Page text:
Engineering degrees should be open to arts and humanities students, says professor
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Conference speakers call for greater open-mindedness among academics as part of change of approach to help curb UK’s ‘skills emergency’.
The gateway into a career in engineering should no longer be barred to students who opt to study arts and humanities A-levels, the organisation that is the voice of the profession in UK higher education yesterday declared.
Professor Sarah Spurgeon, the Engineering Professors’ Council’s incoming President, called on academics to address what she described as an “impending skills emergency” in Britain, where most universities still largely restrict entry into engineering degrees to students with STEM subject A-levels.
UCL - one of the few higher education institutions in the country that does allow some applicants with only arts and humanities grades onto specialist interdisciplinary engineering courses - is regarded as an exception in environment where those students who opted to take subjects such as philosophy or art at age 16 are still viewed with a good deal of suspicion among many heads of engineering departments.
Prof Spurgeon suggested tempting increased numbers of creative-minded students onto engineering degree courses could help foster more imaginative solutions to pressing real-world problems.
She told delegates at a conference at the IET’s Savoy Place building in London: “You need maths and physics to be a good engineer, but these are things we can teach and they are not all you need.
“We need students with the imagination to dream a better world and the skills to build it.”
The conference, attended by speakers from the USA and Canada as well as from institutions around the UK, was intended to help universities turn out graduates more suited to the future needs of industry and society.
Karen Usher, co-project leader and director of the New Model Institute for Technology and Engineering, which is creating a brand new university in the English county of Herefordshire, said good communication skills were among the attributes possessed by humanities graduates which could prove useful in an engineering context.
After the conference she told E&T: “They can communicate effectively, they can think creatively, they can describe problems and they can motivate people.”
Richard Miller, a conference delegate from Olin College of Engineering in the US, said his institution has abolished academic departments as part of a revolutionary approach to higher education intended to furnish students with a more interdisciplinary experience.
A greater diversity in the college system in the US means more applicants for places on engineering degree courses there have a humanities background than is the case in Britain.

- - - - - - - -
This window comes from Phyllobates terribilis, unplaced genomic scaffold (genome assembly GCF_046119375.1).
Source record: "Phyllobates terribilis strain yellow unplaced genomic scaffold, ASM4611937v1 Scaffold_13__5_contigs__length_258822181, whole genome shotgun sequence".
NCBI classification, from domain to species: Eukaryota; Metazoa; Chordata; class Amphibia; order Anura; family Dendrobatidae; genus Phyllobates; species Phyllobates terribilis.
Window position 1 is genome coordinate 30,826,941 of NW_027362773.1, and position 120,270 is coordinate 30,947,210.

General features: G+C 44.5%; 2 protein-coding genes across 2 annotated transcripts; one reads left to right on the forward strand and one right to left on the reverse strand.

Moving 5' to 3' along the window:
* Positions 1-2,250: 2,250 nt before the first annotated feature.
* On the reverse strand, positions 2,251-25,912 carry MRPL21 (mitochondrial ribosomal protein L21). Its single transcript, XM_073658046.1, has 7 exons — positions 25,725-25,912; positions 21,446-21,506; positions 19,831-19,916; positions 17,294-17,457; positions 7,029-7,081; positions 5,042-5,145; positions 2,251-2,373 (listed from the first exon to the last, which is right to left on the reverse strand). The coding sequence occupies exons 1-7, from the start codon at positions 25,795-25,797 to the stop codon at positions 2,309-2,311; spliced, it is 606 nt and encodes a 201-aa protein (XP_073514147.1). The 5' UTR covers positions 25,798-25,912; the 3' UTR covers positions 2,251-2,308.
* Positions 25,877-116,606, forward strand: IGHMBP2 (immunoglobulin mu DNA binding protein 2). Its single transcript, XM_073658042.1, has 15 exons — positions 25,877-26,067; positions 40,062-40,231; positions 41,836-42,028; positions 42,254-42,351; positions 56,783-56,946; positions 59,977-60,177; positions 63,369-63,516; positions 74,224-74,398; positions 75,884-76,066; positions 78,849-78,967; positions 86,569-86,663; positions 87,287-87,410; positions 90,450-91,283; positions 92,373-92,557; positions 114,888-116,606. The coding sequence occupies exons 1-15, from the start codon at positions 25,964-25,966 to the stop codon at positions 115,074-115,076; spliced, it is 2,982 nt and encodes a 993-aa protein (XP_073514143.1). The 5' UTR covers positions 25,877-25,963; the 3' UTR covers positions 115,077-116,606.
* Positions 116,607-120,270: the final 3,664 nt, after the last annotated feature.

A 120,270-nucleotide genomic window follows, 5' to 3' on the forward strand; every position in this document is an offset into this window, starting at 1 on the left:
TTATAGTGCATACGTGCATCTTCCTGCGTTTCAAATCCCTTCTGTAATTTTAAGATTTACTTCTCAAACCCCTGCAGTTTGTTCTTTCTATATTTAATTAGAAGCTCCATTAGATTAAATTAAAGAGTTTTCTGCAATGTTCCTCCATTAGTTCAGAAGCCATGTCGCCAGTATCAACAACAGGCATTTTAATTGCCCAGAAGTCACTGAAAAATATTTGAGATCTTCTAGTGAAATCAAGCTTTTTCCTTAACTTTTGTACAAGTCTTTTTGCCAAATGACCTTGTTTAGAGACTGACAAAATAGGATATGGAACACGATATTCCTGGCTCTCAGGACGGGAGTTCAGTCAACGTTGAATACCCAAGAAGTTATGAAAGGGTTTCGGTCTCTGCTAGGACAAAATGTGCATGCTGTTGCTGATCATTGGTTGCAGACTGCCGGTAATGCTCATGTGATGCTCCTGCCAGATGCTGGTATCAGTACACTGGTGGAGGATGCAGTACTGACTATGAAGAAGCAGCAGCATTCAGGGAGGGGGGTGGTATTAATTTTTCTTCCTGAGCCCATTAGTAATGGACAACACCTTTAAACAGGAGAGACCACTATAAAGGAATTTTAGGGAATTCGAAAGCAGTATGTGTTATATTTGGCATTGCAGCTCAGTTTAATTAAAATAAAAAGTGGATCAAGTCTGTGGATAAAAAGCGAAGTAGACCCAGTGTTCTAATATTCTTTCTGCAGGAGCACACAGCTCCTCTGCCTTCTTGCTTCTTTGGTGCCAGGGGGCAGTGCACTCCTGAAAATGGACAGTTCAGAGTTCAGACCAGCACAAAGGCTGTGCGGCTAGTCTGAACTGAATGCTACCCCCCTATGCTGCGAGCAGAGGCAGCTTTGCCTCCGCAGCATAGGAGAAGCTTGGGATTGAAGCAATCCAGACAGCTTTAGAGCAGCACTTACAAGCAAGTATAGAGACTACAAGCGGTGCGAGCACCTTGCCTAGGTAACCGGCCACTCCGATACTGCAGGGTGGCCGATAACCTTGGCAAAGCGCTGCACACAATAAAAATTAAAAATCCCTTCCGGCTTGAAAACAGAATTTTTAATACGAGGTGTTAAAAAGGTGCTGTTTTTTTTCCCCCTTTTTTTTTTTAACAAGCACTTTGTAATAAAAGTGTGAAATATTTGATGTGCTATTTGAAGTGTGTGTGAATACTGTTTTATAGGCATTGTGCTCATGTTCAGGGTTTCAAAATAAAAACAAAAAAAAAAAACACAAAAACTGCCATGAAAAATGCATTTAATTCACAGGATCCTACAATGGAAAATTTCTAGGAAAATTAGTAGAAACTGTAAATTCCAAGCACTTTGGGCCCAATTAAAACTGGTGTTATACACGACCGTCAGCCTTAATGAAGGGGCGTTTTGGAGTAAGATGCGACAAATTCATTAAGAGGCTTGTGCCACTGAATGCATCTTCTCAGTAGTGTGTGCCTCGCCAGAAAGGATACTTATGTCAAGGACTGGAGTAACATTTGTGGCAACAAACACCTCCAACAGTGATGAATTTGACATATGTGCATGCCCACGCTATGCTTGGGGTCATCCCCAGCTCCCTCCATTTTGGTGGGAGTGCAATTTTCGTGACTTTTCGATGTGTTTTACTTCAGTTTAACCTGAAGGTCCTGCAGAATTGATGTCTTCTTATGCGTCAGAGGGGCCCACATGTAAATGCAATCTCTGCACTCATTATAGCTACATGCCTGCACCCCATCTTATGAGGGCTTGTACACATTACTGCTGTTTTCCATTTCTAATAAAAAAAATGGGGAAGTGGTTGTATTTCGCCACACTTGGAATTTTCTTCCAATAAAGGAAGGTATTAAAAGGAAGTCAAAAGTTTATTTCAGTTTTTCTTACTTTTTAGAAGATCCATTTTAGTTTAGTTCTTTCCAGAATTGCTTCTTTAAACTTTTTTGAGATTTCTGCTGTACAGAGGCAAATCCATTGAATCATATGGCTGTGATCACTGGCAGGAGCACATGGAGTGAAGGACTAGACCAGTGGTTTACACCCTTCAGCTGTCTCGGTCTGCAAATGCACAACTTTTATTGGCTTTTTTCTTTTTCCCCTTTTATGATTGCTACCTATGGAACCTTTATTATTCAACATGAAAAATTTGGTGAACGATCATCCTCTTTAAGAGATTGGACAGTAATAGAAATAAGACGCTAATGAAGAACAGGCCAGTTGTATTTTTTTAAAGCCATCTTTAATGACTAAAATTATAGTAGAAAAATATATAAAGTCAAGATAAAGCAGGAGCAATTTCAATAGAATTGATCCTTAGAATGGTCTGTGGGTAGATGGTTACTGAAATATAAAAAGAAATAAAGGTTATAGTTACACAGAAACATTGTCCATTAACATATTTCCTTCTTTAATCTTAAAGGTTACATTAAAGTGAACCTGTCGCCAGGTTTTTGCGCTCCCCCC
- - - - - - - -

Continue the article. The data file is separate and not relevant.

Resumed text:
The IET’s 2016 annual survey of skills and demand in industry showed that, despite a rise in demand for engineering staff, 62 per cent of UK employers found many new engineering graduates had significant skills gaps.
In addition, 68 per cent expressed concern that the education system would struggle to keep pace with the skills required amid rapid technological change.
The organisers of the conference want universities in the UK and further afield to change their entry criteria and strip away current roadblocks for students who have studied humanities or arts subjects in place of maths and physics to an advanced level at school.
They are also pushing for a “refocusing” of the higher-education curriculum away from “theory” towards more practical teaching.
This could take the form of increased numbers of internships, placements and work-related learning opportunities. It is also hoped those in charge of structuring and delivering higher education will make their courses more accessible to women and mature students in order to make the engineering profession more diverse.
Professor Jeremy Watson, President of the IET, said: “There is an urgent need to get more young people studying engineering, but we’re currently excluding vast numbers of students because they have not formally studied maths and physics.
“This is an outdated view that we need to change. We’re not saying that these subjects aren’t important, but the role of an engineer is about solving creative challenges so we must also harness students’ creativity.
“The important principles of maths and physics can be taught in a relevant ‘work-ready’ way as part of a degree. It is also crucially important that engineering courses refocus on teaching problem solving and creating solutions to improve our world and society.
“This should also include an element of high-quality work experience so that students are adequately prepared for the workplace and are equipped with the skills employers demand.”